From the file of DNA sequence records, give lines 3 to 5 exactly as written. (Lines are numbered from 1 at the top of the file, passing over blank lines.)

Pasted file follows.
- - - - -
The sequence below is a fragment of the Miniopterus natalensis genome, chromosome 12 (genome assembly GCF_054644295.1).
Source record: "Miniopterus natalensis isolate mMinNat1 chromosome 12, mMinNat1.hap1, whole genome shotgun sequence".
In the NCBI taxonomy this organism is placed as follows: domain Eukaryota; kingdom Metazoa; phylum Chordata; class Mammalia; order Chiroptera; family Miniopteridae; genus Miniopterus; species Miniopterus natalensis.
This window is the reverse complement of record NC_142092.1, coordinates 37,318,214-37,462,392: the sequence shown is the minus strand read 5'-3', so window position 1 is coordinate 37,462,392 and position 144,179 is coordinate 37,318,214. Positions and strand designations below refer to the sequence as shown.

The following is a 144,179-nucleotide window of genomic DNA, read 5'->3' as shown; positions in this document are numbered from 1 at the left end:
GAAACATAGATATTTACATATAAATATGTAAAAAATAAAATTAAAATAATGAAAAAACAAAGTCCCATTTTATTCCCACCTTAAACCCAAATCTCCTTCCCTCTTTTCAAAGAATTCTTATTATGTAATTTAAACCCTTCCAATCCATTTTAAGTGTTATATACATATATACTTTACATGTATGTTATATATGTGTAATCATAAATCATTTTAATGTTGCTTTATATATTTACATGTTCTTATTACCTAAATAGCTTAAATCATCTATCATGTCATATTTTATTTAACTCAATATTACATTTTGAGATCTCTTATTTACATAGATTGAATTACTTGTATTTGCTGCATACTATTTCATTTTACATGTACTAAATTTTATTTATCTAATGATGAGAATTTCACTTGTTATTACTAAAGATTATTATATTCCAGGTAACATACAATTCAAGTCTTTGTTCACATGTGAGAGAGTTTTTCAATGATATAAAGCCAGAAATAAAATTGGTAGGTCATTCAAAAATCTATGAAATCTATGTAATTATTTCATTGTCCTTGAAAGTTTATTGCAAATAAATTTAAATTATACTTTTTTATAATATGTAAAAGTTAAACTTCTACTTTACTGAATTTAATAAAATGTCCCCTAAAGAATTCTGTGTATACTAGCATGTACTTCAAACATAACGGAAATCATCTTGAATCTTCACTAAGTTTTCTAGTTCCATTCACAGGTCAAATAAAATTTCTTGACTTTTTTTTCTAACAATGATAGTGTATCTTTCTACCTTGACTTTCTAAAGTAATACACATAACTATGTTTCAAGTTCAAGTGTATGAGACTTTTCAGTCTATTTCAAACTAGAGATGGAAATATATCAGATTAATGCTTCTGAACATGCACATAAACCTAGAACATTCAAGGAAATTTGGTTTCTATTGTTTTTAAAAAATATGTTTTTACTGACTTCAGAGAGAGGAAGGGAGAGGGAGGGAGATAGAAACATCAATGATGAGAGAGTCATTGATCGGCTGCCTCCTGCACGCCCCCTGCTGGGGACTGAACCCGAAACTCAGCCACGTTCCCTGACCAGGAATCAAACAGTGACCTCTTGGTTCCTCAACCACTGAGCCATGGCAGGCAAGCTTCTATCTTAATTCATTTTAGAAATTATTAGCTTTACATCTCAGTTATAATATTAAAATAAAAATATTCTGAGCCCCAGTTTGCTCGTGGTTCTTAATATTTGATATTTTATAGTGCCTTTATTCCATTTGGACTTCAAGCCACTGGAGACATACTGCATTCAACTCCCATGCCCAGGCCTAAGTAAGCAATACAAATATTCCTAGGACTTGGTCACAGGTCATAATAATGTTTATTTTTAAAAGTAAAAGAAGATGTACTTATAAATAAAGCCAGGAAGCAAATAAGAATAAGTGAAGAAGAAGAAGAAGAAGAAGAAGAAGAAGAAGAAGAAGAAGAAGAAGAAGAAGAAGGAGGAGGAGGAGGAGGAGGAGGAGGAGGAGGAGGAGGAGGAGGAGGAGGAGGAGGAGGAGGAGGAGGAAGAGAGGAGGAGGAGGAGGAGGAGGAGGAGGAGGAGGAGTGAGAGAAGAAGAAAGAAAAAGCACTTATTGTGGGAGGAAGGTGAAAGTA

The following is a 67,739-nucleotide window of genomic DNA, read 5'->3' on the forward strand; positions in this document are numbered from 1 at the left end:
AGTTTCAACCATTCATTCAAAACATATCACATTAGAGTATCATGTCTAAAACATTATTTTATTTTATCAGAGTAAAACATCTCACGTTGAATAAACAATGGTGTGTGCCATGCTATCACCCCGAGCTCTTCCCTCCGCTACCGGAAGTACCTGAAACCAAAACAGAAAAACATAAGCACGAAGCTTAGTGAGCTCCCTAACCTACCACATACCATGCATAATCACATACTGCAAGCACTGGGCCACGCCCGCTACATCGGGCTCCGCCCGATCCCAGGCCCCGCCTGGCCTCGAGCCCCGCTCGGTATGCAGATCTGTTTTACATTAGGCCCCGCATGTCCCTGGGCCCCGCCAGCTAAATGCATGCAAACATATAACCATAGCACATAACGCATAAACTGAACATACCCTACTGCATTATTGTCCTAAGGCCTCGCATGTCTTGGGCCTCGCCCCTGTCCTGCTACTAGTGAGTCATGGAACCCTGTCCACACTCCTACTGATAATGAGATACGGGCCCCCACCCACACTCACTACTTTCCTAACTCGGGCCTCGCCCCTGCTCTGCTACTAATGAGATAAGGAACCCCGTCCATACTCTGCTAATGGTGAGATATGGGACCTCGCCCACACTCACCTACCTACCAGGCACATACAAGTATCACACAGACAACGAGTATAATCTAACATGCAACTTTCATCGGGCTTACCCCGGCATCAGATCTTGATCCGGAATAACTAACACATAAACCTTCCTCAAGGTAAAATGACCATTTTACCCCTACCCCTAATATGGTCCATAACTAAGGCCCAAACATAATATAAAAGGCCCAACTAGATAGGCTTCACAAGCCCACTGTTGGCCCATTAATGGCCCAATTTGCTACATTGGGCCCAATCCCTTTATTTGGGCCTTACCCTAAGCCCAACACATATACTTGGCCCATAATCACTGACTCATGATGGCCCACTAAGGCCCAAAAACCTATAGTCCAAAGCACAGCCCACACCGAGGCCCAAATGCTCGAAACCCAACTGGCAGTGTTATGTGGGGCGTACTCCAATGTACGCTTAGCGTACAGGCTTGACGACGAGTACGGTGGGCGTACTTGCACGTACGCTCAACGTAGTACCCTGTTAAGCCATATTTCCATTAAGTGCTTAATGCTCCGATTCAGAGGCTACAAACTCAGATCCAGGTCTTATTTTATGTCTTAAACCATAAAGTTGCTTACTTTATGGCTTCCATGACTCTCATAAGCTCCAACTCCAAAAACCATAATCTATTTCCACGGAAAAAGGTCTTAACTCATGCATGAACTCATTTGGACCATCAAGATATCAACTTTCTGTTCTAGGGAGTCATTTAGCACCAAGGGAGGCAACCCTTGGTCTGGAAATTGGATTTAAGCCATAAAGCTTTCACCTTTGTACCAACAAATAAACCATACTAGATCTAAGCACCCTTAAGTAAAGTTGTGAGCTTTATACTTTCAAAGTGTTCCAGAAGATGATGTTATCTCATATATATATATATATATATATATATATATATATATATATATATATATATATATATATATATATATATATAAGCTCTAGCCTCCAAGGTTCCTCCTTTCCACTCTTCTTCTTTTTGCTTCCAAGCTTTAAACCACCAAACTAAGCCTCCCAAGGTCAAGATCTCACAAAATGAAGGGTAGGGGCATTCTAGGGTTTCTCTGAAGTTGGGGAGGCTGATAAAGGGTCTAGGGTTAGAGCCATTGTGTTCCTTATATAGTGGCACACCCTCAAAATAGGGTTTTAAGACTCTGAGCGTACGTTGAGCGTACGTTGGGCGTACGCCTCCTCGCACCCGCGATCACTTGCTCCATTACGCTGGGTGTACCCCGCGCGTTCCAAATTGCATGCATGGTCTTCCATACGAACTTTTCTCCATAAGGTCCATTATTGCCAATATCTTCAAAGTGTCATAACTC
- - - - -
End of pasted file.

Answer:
In the NCBI taxonomy this organism is placed as follows: domain Eukaryota; kingdom Metazoa; phylum Chordata; class Mammalia; order Chiroptera; family Miniopteridae; genus Miniopterus; species Miniopterus natalensis.
This window is the reverse complement of record NC_142092.1, coordinates 37,318,214-37,462,392: the sequence shown is the minus strand read 5'-3', so window position 1 is coordinate 37,462,392 and position 144,179 is coordinate 37,318,214. Positions and strand designations below refer to the sequence as shown.

The following is a 144,179-nucleotide window of genomic DNA, read 5'->3' as shown; positions in this document are numbered from 1 at the left end: